There are varieties of species distribution modelling methods available for prediction of potential suitable habitats for a species (Elith et al. 2006). Generalized regressions, Bayesian approach, neural networks, classification techniques, and environmental envelopes are among the broad groups of methods developed over the years (Phillips et al. 2006). Some of these methods are based on presence-only data while majority of them are based on presence/absence data. Classification and regression tree analysis, artificial neural networks (ANN), generalized linear models (GLM) and generalized additive models (GAM) require presence/absence data (Elith et al. 2006). Presence-only methods include bioclimatic envelope algorithm BIOCLIM, DOMAIN and MaxEnt (Phillips and Dudík 2008). Presence-only methods rely on the establishment of environmental envelopes around locations where species occur, which are then compared to the environmental conditions of background areas (Thuiller et al. 2004). Maximum entropy (MaxEnt) modelling (Phillips et al. 2006) in particular has been widely used and shown promising results (Elith et al. 2006) and performs better than many different modelling methods in model comparisons when presence-only data are used (Ortega-Huerta and Peterson 2008).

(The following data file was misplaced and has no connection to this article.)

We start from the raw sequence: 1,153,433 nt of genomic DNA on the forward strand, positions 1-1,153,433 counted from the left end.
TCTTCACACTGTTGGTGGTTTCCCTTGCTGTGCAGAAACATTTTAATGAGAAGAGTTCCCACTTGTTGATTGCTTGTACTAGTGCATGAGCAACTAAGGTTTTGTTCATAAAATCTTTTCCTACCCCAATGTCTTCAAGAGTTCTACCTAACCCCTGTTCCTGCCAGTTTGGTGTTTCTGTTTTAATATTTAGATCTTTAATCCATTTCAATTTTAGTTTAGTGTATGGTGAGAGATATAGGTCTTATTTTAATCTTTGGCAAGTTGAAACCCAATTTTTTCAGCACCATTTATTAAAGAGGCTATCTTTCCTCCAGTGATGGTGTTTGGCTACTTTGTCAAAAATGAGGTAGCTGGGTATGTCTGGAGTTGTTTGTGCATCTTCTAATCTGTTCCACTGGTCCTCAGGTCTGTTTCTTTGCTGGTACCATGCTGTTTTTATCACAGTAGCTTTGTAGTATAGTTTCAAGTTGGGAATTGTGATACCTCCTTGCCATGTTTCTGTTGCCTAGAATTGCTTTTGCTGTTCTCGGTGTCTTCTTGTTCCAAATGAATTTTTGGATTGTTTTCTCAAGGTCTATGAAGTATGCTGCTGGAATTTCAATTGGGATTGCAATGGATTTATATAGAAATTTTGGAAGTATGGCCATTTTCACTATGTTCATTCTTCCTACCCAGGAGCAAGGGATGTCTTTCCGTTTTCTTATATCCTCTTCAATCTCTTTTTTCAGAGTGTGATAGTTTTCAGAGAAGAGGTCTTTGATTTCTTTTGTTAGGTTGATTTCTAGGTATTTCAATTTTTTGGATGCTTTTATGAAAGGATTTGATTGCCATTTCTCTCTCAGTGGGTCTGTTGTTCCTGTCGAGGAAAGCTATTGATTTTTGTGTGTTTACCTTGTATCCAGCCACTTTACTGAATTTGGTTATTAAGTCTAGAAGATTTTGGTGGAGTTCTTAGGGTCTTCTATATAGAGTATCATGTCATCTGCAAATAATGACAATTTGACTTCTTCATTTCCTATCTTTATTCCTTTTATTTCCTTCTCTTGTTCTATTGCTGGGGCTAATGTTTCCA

MaxEnt models have proved to be useful for documenting and understanding the effects of climate change on distribution of both flora and fauna (Urbani et al. 2017; Zhang et al. 2018). The MaxEnt modelling approaches have been widely used to provide a link between the spatial variations in the bioclimatic variables and the distribution of species due to their preferences (Phillips et al. 2006). It derives the probability distribution of species based on georeferenced presence records and environmental variables (Phillips et al. 2006). MaxEnt is a general-goal-oriented machine learning method that utilizes presence-only data (Phillips et al. 2006). The maximum entropy models formed based on the fact that when characterizing some unknown events with a statistical model, the one presenting maximum entropy should always be chosen as it produces the uniform distribution while accurately infers the observed data (Dudik et al. 2004). It has advantages over other species distribution modelling as it requires species presence-only data, and both categorical and continuous variables can be used (Dudik et al. 2004; Phillips and Dudík 2008). Several studies have demonstrated MaxEnt’s ability to accurately predict species distribution in a wide range of ecological and geographical regions (Thuiller et al. 2005; Yi et al. 2018; Mwakapeje et al. 2019). Subsequently, conservation practitioners have been increasingly using habitat suitability models from MaxEnt to make management decisions (Loiselle et al. 2003; Saatchi et al. 2008).